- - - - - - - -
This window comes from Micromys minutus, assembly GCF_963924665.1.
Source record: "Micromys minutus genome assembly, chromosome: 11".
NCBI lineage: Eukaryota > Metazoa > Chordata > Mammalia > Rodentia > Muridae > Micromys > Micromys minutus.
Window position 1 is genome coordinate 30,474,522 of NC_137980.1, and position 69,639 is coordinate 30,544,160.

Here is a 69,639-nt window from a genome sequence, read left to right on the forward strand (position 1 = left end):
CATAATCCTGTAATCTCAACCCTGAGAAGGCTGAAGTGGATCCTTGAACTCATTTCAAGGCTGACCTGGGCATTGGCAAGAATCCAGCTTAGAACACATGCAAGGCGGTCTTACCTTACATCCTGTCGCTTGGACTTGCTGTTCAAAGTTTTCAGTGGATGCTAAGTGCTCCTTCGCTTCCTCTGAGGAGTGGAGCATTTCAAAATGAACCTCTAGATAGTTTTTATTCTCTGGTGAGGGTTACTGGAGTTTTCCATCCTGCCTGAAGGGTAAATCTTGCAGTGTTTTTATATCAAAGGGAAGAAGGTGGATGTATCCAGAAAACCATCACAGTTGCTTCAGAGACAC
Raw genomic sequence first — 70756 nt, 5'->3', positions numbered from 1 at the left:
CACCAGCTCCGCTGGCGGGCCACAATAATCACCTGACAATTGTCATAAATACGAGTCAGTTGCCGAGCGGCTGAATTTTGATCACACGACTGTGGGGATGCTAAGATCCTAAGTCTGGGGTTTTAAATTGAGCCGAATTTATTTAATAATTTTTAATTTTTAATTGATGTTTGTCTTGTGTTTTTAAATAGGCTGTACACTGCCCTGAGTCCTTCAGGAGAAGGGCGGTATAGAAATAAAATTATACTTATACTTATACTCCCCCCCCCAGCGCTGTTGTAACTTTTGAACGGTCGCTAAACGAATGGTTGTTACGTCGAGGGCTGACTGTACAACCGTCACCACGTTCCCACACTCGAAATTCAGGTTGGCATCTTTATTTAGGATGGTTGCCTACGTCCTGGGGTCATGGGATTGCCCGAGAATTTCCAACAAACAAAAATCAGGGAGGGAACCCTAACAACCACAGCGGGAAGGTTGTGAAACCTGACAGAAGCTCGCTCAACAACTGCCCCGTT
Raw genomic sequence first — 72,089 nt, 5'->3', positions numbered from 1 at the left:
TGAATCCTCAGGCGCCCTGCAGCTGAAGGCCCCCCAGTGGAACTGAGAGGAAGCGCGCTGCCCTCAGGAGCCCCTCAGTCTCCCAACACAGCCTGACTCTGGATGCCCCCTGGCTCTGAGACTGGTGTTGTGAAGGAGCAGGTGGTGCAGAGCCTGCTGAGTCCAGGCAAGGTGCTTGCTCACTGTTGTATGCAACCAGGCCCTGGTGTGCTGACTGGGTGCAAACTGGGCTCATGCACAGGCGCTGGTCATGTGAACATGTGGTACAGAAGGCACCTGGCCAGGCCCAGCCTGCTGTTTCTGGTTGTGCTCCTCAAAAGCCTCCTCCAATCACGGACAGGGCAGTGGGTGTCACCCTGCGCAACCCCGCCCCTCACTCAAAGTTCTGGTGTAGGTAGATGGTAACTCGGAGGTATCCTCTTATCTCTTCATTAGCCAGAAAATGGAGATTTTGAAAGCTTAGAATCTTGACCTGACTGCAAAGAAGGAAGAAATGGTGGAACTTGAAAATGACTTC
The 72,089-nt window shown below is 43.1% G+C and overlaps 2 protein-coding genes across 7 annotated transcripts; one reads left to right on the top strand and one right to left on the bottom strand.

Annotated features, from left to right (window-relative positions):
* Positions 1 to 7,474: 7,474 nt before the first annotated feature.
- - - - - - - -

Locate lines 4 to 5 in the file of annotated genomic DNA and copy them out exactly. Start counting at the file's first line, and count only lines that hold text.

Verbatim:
Window position 1 is genome coordinate 30,474,522 of NC_137980.1, and position 69,639 is coordinate 30,544,160.

Here is a 69,639-nt window from a genome sequence, read left to right on the forward strand (position 1 = left end):